Palm Coast, FL - I had an interesting meeting with Jay Gardner, Flagler County's Property Appraiser a few days ago. Our discussion dealt, in part, with Palm Coast and Flagler County's declining property values and the effect the decline might have on individual property taxes next year. Many counties in Florida will experience the same problems next year.
The Property Appraiser's job is to determine each property's just (market) value. To do this, his staff examines sales of "comparable" properties. By state law, each year's tax roll is determined by sales the previous year. Thus, each property's just value for the 2007 tax roll is based solely on comparable sales in 2006. Most of the decline in property values occurred since the first of this year so the effect will not be felt until the 2008 tax year. Following are some examples of Flagler County's declining property values.
- In January 2006, the median price for a Palm Coast lot (exclusive of salt water canal lots) was $77,000. By the end of 2006, it had dropped to $62,500. In the most recent three months, the median sales price was down to $40,000.
- The January 2006 median sale price for a single family residential home was $252,250. It dropped to $229,500 by December. It was $209,500 last month.
With your property's just value dropping, you might think that your property taxes will go down as well. Not if you are homesteaded. Your property record indicates four different values:
- Just value - roughly approximating market value
- Assessed value - generally lower than just value for homesteaded properties because increases in assessed value are limited to the increase in the consumers' price index (CPI) or three percent, whichever is less. For non-homesteaded properties, the assessed value equals the just market value.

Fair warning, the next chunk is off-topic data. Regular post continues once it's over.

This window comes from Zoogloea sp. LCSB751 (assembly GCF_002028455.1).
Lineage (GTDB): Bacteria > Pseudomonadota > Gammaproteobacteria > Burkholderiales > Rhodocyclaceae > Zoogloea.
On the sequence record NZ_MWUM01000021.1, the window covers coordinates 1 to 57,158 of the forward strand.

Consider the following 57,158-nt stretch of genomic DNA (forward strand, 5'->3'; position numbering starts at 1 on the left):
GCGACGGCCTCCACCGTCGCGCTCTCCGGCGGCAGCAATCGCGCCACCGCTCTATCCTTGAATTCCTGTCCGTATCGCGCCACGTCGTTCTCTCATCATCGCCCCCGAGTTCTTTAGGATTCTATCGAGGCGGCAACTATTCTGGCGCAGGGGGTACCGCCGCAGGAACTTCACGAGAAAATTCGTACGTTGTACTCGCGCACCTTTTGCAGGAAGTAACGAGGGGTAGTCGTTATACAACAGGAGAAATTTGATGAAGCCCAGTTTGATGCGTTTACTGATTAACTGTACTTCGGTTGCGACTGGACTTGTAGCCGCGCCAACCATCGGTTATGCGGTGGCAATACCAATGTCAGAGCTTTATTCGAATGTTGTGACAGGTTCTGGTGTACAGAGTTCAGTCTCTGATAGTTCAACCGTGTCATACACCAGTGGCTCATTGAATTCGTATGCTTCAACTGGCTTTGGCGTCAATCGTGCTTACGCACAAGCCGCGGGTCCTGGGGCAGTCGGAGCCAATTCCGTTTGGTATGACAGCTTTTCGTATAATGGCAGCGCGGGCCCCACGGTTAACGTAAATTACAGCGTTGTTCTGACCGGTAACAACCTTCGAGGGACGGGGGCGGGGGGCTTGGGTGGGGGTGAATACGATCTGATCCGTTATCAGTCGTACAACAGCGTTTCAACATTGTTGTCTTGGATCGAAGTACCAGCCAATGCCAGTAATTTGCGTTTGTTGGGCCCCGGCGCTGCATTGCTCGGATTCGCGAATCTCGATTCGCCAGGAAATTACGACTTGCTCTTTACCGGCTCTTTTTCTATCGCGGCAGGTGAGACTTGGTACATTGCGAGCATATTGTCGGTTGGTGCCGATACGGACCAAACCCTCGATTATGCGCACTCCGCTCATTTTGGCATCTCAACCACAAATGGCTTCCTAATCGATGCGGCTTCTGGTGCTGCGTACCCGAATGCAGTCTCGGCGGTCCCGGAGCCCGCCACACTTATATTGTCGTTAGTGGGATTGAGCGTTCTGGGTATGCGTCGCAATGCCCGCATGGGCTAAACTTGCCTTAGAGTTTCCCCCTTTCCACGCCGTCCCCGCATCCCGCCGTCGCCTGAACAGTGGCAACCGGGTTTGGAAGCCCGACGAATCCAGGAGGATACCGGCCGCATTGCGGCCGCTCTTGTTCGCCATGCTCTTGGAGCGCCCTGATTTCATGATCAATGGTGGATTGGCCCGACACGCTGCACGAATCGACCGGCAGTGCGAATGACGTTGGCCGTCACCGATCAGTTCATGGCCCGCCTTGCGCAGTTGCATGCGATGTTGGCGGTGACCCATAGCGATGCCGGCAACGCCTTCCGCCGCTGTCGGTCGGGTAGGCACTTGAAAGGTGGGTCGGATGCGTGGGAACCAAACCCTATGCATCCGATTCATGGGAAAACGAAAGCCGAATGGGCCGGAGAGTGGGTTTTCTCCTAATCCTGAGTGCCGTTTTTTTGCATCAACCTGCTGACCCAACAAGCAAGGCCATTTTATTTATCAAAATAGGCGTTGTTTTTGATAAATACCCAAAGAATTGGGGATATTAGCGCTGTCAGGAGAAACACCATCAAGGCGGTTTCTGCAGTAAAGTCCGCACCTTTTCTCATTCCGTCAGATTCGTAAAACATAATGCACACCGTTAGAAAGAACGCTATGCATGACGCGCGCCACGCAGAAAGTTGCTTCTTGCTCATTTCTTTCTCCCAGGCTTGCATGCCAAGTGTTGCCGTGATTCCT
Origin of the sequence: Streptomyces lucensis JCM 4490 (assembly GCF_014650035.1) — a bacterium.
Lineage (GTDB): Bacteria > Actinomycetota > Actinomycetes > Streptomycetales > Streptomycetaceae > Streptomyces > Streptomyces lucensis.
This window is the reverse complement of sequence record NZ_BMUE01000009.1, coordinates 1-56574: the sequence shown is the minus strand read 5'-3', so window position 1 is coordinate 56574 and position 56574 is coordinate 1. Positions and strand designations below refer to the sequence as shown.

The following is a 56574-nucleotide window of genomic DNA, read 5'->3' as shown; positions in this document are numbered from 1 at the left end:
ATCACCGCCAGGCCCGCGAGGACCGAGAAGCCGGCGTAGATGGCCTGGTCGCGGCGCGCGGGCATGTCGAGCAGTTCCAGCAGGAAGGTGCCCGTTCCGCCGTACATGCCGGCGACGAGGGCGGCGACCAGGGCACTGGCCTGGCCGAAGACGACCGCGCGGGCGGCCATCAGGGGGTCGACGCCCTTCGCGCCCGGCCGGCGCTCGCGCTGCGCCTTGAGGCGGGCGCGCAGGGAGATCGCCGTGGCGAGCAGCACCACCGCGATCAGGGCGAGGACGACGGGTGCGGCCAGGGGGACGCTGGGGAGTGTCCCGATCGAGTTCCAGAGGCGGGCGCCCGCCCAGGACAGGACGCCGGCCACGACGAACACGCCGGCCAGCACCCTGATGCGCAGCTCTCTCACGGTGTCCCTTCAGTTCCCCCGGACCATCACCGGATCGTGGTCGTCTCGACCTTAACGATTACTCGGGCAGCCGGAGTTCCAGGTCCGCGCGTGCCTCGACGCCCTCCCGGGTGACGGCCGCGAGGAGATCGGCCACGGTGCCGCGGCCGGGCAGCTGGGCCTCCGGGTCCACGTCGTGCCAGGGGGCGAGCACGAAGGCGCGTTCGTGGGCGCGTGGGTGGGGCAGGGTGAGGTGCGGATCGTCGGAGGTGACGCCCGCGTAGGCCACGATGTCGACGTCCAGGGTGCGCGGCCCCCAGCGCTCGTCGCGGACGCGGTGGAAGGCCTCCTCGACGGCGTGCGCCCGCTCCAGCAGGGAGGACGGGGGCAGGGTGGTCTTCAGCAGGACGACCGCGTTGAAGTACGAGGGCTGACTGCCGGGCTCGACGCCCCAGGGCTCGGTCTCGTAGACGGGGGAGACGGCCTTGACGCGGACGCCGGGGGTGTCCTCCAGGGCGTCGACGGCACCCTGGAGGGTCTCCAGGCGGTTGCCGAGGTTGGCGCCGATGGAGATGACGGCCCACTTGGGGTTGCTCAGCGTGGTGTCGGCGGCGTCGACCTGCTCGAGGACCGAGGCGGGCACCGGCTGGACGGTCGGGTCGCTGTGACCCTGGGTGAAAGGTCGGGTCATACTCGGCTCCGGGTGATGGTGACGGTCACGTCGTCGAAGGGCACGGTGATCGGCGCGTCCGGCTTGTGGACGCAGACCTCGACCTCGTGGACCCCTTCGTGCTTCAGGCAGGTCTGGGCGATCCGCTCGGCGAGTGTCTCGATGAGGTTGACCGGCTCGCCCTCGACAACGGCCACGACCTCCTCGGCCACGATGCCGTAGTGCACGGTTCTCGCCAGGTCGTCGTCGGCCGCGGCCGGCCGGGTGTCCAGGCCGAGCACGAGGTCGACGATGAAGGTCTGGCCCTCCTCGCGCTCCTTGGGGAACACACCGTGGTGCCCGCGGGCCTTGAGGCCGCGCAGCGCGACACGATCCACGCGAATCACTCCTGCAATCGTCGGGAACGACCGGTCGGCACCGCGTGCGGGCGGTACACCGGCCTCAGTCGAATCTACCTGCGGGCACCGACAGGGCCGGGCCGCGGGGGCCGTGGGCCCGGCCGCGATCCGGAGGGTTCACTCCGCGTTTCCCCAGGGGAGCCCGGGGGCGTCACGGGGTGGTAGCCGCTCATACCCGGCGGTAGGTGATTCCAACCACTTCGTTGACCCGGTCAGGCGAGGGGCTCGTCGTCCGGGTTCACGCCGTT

- Exempt value - $25,000 for homesteaded properties. Other exemptions may also apply.
- Taxable value - assessed value minus exempt value.
The table below shows my house (homesteaded) compared to my house without the homestead exemption. We moved into our home in 2001, so the homestead exemption applied as of January 2002.
The assessor does not set the tax rate. He only determines the total taxable value of all property for each taxing district in the county. The various taxing districts (county and city) determine their individual budgets. Each district's millage rate is derived by dividing their budget by the total taxable value (within the district).
Over the past seven years, homesteaded property owners have been shielded from the huge increases (442%) in both city and county budgets. That's because the huge budget increases were matched by huge increases in the total taxable value, both from increases in the value of existing non-homesteaded property and from new construction.
In a simplified example, let's assume that next year's budgets are the same as this year. If everybody's taxable value dropped by the same percentage, the result would be no change in your tax bill. That's because the millage rate would rise so that everyone would be paying the same amount as this year. The real world is not a simplified example, however.
- The taxable value of a non-homesteaded property will drop by the same amount as its just value, which also equals the assessed value.
- For homesteaded property, assessed value can still increase up to 3% even while just value falls as long as it remains equal to or less than the just value . Your taxable value and taxes can rise even though your propery is declining in value.
How would a 10% decrease in overall assessed value effect homesteaded vs. non-homesteaded prooperties? Let's look at my house again to see. Note that the assessed value can rise by 3%.
The homesteaded taxable value rose while the non-homesteaded taxable value dropped. Even if the millage rate remained unchanged, my taxes would increase. For the millage rate to remain unchanged, the city and county would have to decrease their budgets by 8 - 10%. This is unlikely. Thus, we homesteaders can probably look forward to a combination of increased millage rate (taxes) and reduced government services. This might be what it takes for government officials to realize the importance of an industrial and commercial tax base.
Toby Tobin is Editor & Publisher of GoToby.com, the popular real estate news, information, and analysis website for the City of Palm Coast and Flagler and Volusia counties in Northeast Florida